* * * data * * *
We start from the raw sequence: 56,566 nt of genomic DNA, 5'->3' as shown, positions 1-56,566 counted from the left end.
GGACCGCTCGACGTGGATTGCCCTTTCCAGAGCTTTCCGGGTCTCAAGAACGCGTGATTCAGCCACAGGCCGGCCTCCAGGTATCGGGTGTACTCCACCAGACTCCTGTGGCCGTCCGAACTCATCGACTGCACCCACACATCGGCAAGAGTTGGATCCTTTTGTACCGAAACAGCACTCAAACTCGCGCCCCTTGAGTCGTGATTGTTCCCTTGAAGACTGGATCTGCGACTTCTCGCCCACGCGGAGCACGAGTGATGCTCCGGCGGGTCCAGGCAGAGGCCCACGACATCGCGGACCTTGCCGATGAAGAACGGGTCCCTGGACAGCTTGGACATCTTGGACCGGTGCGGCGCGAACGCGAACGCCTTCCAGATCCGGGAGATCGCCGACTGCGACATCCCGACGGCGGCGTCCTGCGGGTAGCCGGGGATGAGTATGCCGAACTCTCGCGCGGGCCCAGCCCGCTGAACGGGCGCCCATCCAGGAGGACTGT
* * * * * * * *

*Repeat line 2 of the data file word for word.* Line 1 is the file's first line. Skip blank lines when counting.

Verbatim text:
GGACCGCTCGACGTGGATTGCCCTTTCCAGAGCTTTCCGGGTCTCAAGAACGCGTGATTCAGCCACAGGCCGGCCTCCAGGTATCGGGTGTACTCCACCAGACTCCTGTGGCCGTCCGAACTCATCGACTGCACCCACACATCGGCAAGAGTTGGATCCTTTTGTACCGAAACAGCACTCAAACTCGCGCCCCTTGAGTCGTGATTGTTCCCTTGAAGACTGGATCTGCGACTTCTCGCCCACGCGGAGCACGAGTGATGCTCCGGCGGGTCCAGGCAGAGGCCCACGACATCGCGGACCTTGCCGATGAAGAACGGGTCCCTGGACAGCTTGGACATCTTGGACCGGTGCGGCGCGAACGCGAACGCCTTCCAGATCCGGGAGATCGCCGACTGCGACATCCCGACGGCGGCGTCCTGCGGGTAGCCGGGGATGAGTATGCCGAACTCTCGCGCGGGCCCAGCCCGCTGAACGGGCGCCCATCCAGGAGGACTGT